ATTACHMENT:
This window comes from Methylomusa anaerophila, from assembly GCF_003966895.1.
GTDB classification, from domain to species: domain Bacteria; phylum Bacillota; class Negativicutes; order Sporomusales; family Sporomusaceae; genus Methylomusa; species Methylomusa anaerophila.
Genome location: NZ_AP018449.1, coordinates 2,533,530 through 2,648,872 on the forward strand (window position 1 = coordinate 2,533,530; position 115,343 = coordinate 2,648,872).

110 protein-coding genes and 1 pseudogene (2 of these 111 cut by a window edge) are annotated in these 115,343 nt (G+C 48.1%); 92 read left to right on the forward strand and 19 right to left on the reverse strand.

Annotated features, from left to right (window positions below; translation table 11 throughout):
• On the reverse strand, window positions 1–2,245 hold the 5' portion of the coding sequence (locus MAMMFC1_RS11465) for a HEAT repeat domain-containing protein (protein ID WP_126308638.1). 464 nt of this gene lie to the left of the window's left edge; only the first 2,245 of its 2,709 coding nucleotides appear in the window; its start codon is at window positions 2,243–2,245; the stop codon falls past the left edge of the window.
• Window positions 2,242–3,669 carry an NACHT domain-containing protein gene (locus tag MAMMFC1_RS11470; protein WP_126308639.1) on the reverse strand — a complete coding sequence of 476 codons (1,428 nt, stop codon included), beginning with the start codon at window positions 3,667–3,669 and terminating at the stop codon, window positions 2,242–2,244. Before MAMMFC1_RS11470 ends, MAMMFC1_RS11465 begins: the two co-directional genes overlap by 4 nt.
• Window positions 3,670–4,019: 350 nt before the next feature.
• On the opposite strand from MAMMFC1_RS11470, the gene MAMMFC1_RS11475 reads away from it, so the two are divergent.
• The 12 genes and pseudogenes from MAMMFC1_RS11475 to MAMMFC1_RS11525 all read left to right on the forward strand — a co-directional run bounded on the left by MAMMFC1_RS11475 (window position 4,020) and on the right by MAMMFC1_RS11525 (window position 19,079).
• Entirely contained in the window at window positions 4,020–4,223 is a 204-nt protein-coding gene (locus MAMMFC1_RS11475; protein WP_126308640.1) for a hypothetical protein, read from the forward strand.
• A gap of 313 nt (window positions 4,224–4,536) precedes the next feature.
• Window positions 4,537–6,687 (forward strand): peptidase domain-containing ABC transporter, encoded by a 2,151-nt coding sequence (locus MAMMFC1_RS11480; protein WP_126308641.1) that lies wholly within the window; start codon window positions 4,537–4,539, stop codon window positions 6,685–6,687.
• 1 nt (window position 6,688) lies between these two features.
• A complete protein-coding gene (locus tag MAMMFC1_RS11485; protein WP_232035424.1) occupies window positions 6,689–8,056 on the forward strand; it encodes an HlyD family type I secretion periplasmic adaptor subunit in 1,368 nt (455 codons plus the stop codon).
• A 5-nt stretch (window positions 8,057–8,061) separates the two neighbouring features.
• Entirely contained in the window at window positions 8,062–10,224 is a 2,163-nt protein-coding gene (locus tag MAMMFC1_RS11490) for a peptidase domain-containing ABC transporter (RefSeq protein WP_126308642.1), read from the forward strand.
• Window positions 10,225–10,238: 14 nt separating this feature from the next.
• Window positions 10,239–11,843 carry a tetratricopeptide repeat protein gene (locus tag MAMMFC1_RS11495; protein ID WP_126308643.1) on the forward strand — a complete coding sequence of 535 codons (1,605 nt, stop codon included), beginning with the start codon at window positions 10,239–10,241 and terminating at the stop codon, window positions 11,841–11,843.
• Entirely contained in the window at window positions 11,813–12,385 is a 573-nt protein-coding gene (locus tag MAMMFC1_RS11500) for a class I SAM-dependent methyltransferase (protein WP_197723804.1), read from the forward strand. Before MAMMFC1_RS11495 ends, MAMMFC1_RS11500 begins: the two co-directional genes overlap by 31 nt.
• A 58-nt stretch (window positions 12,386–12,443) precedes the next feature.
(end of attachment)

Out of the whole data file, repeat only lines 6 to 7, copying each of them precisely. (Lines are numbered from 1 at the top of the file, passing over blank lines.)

• On the reverse strand, window positions 1–2,245 hold the 5' portion of the coding sequence (locus MAMMFC1_RS11465) for a HEAT repeat domain-containing protein (protein ID WP_126308638.1). 464 nt of this gene lie to the left of the window's left edge; only the first 2,245 of its 2,709 coding nucleotides appear in the window; its start codon is at window positions 2,243–2,245; the stop codon falls past the left edge of the window.
• Window positions 2,242–3,669 carry an NACHT domain-containing protein gene (locus tag MAMMFC1_RS11470; protein WP_126308639.1) on the reverse strand — a complete coding sequence of 476 codons (1,428 nt, stop codon included), beginning with the start codon at window positions 3,667–3,669 and terminating at the stop codon, window positions 2,242–2,244. Before MAMMFC1_RS11470 ends, MAMMFC1_RS11465 begins: the two co-directional genes overlap by 4 nt.